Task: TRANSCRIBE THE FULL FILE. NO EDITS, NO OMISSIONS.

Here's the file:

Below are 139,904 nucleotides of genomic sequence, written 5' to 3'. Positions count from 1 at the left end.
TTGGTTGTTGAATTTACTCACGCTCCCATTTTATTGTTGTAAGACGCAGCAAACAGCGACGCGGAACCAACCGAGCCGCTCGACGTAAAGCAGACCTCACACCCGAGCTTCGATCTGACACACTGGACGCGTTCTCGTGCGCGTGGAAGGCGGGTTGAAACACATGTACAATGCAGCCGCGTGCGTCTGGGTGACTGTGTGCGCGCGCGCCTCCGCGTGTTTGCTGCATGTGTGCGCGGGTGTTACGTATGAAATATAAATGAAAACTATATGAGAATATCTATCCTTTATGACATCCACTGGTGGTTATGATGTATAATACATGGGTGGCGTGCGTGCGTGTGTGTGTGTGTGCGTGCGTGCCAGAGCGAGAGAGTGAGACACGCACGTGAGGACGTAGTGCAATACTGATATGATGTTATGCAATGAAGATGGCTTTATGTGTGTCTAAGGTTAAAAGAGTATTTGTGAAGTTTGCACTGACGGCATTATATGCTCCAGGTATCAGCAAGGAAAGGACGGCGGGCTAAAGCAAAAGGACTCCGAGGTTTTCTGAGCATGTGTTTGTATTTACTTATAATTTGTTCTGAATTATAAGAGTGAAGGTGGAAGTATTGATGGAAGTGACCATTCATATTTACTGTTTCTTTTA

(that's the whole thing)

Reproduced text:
Below are 139,904 nucleotides of genomic sequence, written 5' to 3'. Positions count from 1 at the left end.
TTGGTTGTTGAATTTACTCACGCTCCCATTTTATTGTTGTAAGACGCAGCAAACAGCGACGCGGAACCAACCGAGCCGCTCGACGTAAAGCAGACCTCACACCCGAGCTTCGATCTGACACACTGGACGCGTTCTCGTGCGCGTGGAAGGCGGGTTGAAACACATGTACAATGCAGCCGCGTGCGTCTGGGTGACTGTGTGCGCGCGCGCCTCCGCGTGTTTGCTGCATGTGTGCGCGGGTGTTACGTATGAAATATAAATGAAAACTATATGAGAATATCTATCCTTTATGACATCCACTGGTGGTTATGATGTATAATACATGGGTGGCGTGCGTGCGTGTGTGTGTGTGTGCGTGCGTGCCAGAGCGAGAGAGTGAGACACGCACGTGAGGACGTAGTGCAATACTGATATGATGTTATGCAATGAAGATGGCTTTATGTGTGTCTAAGGTTAAAAGAGTATTTGTGAAGTTTGCACTGACGGCATTATATGCTCCAGGTATCAGCAAGGAAAGGACGGCGGGCTAAAGCAAAAGGACTCCGAGGTTTTCTGAGCATGTGTTTGTATTTACTTATAATTTGTTCTGAATTATAAGAGTGAAGGTGGAAGTATTGATGGAAGTGACCATTCATATTTACTGTTTCTTTTA